In the plants shown diagrammatically in FIGS. 1 to 3, the process according to the invention is applied to the removal of a solid residue obtained after desulphurization of a fume gas originating from the burning of coal or of an oil derivative. To this end, the fume gas 1, contaminated with sulphur oxides, is introduced into a reactor 2, which is fed separately with sodium bicarbonate 3. In the reactor 2, the sulphur oxides from the fumes react with the sodium bicarbonate to form sodium sulphate. The gaseous reaction mixture 4 which is extracted from the reactor 2 is passed through a series of filters (advantageously including electrostatic filters) 5, where a gas 6, substantially free from dust, and a pulverulent solid residue 7 are separated. The latter contains sodium sulphate, sodium carbonate and the dust usually present in combustion gases (fly ash, heavy metals).

The residue 7 is treated in accordance with the process according to the invention.

In the embodiment of the process according to the invention used in FIG. 1, the solid residue 7 is introduced into a dissolving chamber 8, where water 9 is added to it in sufficient quantities to dissolve all the sodium sulphate and sodium carbonate in the residue 7. The resulting aqueous mixture 10 is conveyed to a crystallization chamber 11 which is also fed with an aqueous solution of calcium chloride 12, in sufficient quantity to decompose the sodium sulphate and carbonate and to form calcium sulphate and calcium carbonate, which precipitate, and sodium chloride, which goes into aqueous solution. The pressure and temperature conditions in the chamber 11 are adjusted to make the calcium chloride crystallize therein in the form of dihydrate or gypsum, preferably acicular in structure. An aqueous slurry 13 is collected from the crystallization chamber 11 and, after being made up with an additional quantity of water 14, is introduced into a subterranean rock salt deposit 15, from which an aqueous solution of sodium chloride 16 is withdrawn.

The unsaturated water of the aqueous slurry 13 dissolves the salt deposit 15, producing therein a cavity 17 in which the insoluble matter of the slurry (especially calcium sulphate) settles to form a solid deposit 18. The make-up water 14 must therefore be adjusted so that the volume of rock salt dissolved and extracted from the deposit with the solution 16 is at least equal to the volume of the solid matter in the slurry 13.

In an alternative embodiment of the process just described with reference to FIG. 1, the aqueous mixture 10 is subjected to a filtration, a settling operation or a centrifuging operation to extract the undissolved substances therefrom before it is sent to the crystallization chamber 11. This alternative embodiment of the process reduces the volume of insoluble matter introduced into the deposit; as a result, it requires a smaller addition of water 14 and reduces the rate of dissolution of the deposit and the flow rate of the sodium chloride solution 16 withdrawn from the deposit 15.

The plant shown in FIG. 2 combines the process according to the invention with an ammonia-soda unit 19. The ammonia-soda unit is well known in technology (TePang Hou "Manufacture of Soda", second edition, Hafner Publishing Company, 1969). In the latter, an aqueous sodium chloride solution 20, ammonia 21 and carbon dioxide 22 are reacted in a set 23 of reactors which are known per se, from which an aqueous slurry 24 of sodium bicarbonate is collected. Treatment of the slurry 24 on a filter 25 produces solid sodium bicarbonate 26, which is reclaimed, and a mother liquor 27, which is treated with an aqueous suspension of calcium hydroxide 28 in a reactor 29 comprising a distillation column fed with steam. From the reactor 29 there are separately collected, on the one hand, ammonia, which is recycled 21 and, on the other hand, a residual liquor 30. The latter is an aqueous slurry consisting essentially of a saturated aqueous solution of calcium chloride and of sodium chloride, containing various substances in suspension (especially calcium sulphate, calcium carbonate, magnesium hydroxide, iron oxides and silica).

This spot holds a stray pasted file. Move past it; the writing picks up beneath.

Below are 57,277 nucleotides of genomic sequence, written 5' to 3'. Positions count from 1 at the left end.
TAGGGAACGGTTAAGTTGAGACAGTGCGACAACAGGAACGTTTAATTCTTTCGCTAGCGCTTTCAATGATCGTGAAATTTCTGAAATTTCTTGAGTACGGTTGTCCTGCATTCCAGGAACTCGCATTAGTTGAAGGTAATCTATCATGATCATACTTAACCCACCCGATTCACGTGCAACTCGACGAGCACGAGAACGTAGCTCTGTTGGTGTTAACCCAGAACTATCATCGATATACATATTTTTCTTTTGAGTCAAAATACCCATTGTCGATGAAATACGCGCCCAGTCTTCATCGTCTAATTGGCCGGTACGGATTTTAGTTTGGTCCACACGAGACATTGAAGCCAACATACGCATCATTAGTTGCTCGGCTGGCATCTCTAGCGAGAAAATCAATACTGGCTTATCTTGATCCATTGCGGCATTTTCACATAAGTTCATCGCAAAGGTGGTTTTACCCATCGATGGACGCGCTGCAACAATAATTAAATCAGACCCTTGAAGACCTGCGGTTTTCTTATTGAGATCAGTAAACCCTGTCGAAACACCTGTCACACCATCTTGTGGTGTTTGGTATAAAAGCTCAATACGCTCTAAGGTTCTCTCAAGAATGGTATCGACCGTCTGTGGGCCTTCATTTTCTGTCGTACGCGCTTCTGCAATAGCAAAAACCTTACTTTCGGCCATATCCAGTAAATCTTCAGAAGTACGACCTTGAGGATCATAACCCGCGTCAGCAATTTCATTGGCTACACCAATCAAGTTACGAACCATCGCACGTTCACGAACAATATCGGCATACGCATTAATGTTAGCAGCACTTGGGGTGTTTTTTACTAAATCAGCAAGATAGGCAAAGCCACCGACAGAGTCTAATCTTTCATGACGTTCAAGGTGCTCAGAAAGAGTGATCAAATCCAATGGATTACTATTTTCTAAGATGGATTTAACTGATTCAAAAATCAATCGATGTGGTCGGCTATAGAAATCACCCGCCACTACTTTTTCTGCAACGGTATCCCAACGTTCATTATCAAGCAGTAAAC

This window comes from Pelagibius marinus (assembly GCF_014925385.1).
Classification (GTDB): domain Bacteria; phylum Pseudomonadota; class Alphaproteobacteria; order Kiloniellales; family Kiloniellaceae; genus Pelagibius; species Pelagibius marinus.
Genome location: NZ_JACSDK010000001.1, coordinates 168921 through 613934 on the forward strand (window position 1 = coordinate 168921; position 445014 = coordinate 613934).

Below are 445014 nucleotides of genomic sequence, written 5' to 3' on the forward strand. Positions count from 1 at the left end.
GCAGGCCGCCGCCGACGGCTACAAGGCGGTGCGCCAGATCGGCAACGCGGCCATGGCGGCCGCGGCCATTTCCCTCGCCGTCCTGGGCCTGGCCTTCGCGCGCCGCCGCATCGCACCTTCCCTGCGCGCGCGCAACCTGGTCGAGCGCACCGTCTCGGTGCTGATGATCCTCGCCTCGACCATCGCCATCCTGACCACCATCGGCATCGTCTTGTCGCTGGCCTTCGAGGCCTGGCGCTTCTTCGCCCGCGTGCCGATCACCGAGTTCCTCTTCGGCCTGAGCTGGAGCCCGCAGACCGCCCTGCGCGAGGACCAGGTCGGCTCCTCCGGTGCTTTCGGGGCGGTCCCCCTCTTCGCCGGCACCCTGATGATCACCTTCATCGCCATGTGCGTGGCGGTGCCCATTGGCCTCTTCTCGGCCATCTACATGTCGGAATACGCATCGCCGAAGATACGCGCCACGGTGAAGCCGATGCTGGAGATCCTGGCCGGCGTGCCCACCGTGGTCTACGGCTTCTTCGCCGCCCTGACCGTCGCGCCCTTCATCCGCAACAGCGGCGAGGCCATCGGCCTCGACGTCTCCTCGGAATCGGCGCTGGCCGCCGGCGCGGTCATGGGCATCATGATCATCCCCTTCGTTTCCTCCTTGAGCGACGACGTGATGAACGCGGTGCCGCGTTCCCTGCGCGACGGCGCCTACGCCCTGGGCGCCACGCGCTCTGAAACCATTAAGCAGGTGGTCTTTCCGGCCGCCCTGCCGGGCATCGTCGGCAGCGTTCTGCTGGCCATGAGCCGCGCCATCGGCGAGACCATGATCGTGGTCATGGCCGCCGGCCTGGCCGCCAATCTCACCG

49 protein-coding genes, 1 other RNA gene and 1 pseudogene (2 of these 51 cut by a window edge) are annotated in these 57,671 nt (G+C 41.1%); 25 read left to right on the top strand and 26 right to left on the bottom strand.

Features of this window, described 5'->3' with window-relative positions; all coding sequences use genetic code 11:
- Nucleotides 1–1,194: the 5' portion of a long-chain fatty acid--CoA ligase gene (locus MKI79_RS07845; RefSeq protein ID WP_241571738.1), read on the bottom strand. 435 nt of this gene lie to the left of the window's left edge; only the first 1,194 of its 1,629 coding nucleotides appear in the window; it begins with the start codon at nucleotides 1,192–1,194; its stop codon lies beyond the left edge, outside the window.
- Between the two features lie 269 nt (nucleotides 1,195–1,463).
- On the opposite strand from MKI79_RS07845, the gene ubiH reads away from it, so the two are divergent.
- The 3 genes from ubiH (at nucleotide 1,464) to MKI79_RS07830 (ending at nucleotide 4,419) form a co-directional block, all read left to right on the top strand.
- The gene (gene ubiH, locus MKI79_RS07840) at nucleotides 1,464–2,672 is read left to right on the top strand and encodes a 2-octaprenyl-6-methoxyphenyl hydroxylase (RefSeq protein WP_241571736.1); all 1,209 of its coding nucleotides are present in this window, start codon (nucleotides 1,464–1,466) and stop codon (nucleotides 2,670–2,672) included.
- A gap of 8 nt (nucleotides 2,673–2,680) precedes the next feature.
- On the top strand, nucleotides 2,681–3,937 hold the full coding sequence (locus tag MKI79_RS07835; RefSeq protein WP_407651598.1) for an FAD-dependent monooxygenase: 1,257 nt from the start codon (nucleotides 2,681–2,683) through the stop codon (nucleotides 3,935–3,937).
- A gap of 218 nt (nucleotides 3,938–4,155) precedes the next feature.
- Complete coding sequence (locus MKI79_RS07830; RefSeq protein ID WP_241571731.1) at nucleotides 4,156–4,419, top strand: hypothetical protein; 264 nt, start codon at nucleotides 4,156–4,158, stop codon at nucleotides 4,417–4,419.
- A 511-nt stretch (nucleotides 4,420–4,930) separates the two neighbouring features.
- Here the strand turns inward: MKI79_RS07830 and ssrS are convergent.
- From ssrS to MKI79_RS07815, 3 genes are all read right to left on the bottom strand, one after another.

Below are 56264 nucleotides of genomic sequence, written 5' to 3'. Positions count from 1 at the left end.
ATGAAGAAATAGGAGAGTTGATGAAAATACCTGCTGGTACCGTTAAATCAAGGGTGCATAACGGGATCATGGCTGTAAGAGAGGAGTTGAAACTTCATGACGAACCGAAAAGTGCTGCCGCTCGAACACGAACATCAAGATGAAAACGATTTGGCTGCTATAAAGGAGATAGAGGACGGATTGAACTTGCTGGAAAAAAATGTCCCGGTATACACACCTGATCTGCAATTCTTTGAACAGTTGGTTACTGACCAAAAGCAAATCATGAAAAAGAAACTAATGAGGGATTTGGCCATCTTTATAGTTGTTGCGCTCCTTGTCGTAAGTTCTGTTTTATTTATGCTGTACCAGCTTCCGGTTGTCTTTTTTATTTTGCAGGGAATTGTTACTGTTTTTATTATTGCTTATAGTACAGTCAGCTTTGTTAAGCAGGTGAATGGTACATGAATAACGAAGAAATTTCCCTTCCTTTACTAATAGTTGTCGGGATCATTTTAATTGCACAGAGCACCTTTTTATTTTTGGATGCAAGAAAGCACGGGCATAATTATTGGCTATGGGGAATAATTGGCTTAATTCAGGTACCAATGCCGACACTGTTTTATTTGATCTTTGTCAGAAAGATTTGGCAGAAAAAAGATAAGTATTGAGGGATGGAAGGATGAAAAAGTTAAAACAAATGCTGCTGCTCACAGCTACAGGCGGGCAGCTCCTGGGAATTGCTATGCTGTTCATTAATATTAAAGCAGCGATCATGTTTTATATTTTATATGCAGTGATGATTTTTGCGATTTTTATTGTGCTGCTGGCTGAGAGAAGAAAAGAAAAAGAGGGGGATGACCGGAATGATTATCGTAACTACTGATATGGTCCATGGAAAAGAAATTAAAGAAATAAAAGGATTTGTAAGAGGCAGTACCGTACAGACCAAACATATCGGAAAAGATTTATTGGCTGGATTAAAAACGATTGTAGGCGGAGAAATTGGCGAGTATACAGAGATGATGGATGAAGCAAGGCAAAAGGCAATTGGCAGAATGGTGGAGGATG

According to the invention, the residual liquor 30 as such is introduced into the crystallization chamber 11, which is also fed with the aqueous mixture 10 containing the sodium sulphate from the solid residue to be removed.

In the embodiment of FIG. 2, the solid deposit 18 which forms in the cavity 17 of the rock salt deposit 15 contains solid substances which were in suspension in the residual liquor 30. The aqueous sodium chloride solution 16 withdrawn from the deposit 15 is sent to the soda unit 19.

In an alternative embodiment of the process shown diagrammatically in FIG. 2, the residual liquor 30 is subjected to a filtration or to a settling operation, so as to send to the chamber 11 only an aqueous solution of sodium chloride, substantially free from any solid substance.

The plant shown in FIG. 3 applies to the treatment of solid industrial residues which contain undesirable substances which one has no wish to reencounter in the solid deposit 18 of the rock salt deposit, nor in the aqueous sodium chloride solution 16 extracted from the deposit. Examples of such undesirable substances are heavy metals, which are present in variable quantities in some fuels.